There are times when we take the high road. We may choose to not say something or to wait it out; times when we weigh our options and recognize that not responding is the optimal response. There are times when we choose to remain passive; and when we do, we usually know in our gut that we probably should have said something, or set a boundary. As a result of our passivity, we have most likely sacrified at our own expense.
There are times when we appease. This is when we pacify or placate to someone’s demands or requests, and it tends to feed subjugation. Appeasement can arise from a number of factors:
- a fear of confrontation. If our fear of conflict is such that we will go to any lengths to avoid it, we might end up appeasing someone else in order to not rock the boat.
- a fear of someone being angry with us. No one likes it when someone is cross with us for something we have done or said we wouldn’t do. But if our fear of someone’s anger is such that we will appease them in order to avoid it, we can assume we are in default mode.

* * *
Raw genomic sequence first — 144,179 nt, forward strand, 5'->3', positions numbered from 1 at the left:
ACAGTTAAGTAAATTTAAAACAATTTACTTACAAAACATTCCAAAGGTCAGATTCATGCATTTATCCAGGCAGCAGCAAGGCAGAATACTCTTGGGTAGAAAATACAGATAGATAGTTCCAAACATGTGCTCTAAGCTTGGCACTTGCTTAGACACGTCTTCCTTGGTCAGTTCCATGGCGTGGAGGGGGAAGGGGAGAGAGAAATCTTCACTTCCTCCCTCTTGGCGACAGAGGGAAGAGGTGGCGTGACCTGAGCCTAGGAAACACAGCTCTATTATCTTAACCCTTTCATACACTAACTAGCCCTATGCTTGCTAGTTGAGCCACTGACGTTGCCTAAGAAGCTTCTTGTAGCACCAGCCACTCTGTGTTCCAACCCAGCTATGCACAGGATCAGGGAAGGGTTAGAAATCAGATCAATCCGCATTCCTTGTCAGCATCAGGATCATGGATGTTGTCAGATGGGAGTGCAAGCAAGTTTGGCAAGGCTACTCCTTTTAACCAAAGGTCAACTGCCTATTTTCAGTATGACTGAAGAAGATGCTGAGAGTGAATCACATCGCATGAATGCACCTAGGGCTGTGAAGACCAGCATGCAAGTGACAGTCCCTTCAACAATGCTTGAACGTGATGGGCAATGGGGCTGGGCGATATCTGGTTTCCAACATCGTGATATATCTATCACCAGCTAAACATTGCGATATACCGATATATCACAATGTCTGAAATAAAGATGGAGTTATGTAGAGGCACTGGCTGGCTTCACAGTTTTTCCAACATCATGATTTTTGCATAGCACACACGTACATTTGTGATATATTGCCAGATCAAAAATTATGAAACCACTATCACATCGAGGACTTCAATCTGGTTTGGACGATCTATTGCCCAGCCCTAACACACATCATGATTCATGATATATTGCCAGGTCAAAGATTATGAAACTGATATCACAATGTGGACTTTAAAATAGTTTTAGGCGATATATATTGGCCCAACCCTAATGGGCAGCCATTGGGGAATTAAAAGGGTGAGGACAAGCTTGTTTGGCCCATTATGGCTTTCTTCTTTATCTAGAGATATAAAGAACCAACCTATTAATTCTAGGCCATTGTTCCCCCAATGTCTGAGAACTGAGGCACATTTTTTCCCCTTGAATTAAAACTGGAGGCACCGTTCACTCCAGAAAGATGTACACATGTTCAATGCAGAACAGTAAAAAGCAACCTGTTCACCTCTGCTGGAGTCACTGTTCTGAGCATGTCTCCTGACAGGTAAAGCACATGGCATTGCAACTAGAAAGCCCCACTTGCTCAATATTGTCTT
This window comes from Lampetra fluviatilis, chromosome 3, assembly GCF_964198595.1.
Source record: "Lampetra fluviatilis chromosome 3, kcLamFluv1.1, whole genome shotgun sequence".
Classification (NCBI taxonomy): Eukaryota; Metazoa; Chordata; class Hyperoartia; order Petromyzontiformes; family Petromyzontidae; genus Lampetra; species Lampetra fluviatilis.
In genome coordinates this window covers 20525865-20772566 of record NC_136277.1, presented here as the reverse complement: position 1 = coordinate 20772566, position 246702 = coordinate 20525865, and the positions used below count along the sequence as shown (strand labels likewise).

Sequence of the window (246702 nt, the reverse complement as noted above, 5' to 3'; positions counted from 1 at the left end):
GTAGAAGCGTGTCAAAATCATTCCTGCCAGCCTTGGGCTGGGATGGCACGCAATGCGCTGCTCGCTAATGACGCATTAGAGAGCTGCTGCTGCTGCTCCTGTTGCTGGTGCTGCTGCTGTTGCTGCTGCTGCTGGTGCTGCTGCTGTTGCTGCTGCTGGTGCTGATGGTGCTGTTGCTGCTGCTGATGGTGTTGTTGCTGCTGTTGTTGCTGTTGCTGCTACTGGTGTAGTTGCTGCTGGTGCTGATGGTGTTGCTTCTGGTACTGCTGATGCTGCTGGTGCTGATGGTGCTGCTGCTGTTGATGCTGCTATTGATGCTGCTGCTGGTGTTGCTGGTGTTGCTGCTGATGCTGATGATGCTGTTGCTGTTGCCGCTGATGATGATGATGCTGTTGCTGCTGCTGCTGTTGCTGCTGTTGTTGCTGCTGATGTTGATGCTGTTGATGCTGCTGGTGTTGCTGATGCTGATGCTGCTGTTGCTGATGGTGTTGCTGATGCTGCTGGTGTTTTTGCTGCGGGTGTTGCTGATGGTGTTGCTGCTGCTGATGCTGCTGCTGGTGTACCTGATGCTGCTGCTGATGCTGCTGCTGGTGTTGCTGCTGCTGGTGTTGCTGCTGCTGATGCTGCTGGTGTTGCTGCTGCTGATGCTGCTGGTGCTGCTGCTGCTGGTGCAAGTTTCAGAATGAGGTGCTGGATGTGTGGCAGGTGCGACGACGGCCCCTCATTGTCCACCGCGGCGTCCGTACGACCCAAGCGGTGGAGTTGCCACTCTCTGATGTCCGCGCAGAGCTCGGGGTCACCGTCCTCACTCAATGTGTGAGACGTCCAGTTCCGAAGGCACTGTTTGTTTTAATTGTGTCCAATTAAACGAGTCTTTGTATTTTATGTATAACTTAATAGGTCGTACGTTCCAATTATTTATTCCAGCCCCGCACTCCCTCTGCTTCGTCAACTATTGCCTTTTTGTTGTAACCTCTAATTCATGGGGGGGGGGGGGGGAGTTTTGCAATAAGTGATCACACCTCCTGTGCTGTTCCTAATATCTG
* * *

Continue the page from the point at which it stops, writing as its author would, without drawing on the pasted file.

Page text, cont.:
- a trauma response. If we perceive not feeling safe due to past trauma or negative experiences, we may appease someone’s demands in order to avoid the threat of danger. When we appease due to a trauma response, we have moved into the freeze category of the freeze (submit), fight or flight response.
- default is to please others. People pleasers have a hard time saying no – when it moves to appeasing someone, it most likely comes from both a pull to say yes, combined with a struggle to manage someone with a dominant personality.
Understanding that we might be appeasing someone is our first step in trying to understand our possible motives to doing so. From there, we can begin to move out of appeasement. Tomorrow’s post will give some coping skills to begin this process.
Photo credit: https://unsplash.com/@themorganlane